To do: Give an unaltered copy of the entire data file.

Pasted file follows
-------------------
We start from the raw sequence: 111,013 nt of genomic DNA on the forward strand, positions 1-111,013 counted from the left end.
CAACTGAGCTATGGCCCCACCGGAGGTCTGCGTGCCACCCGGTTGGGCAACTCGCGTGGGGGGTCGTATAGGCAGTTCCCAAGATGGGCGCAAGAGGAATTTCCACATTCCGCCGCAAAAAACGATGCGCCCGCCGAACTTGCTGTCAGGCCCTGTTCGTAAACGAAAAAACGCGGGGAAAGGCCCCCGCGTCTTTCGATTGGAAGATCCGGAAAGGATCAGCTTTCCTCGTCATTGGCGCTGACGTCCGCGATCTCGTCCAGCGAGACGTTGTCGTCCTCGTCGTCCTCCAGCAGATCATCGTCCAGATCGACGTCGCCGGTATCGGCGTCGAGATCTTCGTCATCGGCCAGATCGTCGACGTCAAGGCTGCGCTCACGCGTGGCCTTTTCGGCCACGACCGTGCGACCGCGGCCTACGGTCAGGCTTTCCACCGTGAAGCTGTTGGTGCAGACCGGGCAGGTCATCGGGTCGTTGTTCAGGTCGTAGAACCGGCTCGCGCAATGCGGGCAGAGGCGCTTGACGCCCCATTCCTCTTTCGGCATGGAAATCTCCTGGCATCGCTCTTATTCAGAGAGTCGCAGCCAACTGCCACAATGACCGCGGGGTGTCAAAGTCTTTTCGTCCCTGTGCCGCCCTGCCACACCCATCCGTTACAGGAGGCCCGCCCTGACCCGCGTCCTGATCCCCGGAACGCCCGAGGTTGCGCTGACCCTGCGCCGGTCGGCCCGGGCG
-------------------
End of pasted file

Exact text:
We start from the raw sequence: 111,013 nt of genomic DNA on the forward strand, positions 1-111,013 counted from the left end.
CAACTGAGCTATGGCCCCACCGGAGGTCTGCGTGCCACCCGGTTGGGCAACTCGCGTGGGGGGTCGTATAGGCAGTTCCCAAGATGGGCGCAAGAGGAATTTCCACATTCCGCCGCAAAAAACGATGCGCCCGCCGAACTTGCTGTCAGGCCCTGTTCGTAAACGAAAAAACGCGGGGAAAGGCCCCCGCGTCTTTCGATTGGAAGATCCGGAAAGGATCAGCTTTCCTCGTCATTGGCGCTGACGTCCGCGATCTCGTCCAGCGAGACGTTGTCGTCCTCGTCGTCCTCCAGCAGATCATCGTCCAGATCGACGTCGCCGGTATCGGCGTCGAGATCTTCGTCATCGGCCAGATCGTCGACGTCAAGGCTGCGCTCACGCGTGGCCTTTTCGGCCACGACCGTGCGACCGCGGCCTACGGTCAGGCTTTCCACCGTGAAGCTGTTGGTGCAGACCGGGCAGGTCATCGGGTCGTTGTTCAGGTCGTAGAACCGGCTCGCGCAATGCGGGCAGAGGCGCTTGACGCCCCATTCCTCTTTCGGCATGGAAATCTCCTGGCATCGCTCTTATTCAGAGAGTCGCAGCCAACTGCCACAATGACCGCGGGGTGTCAAAGTCTTTTCGTCCCTGTGCCGCCCTGCCACACCCATCCGTTACAGGAGGCCCGCCCTGACCCGCGTCCTGATCCCCGGAACGCCCGAGGTTGCGCTGACCCTGCGCCGGTCGGCCCGGGCG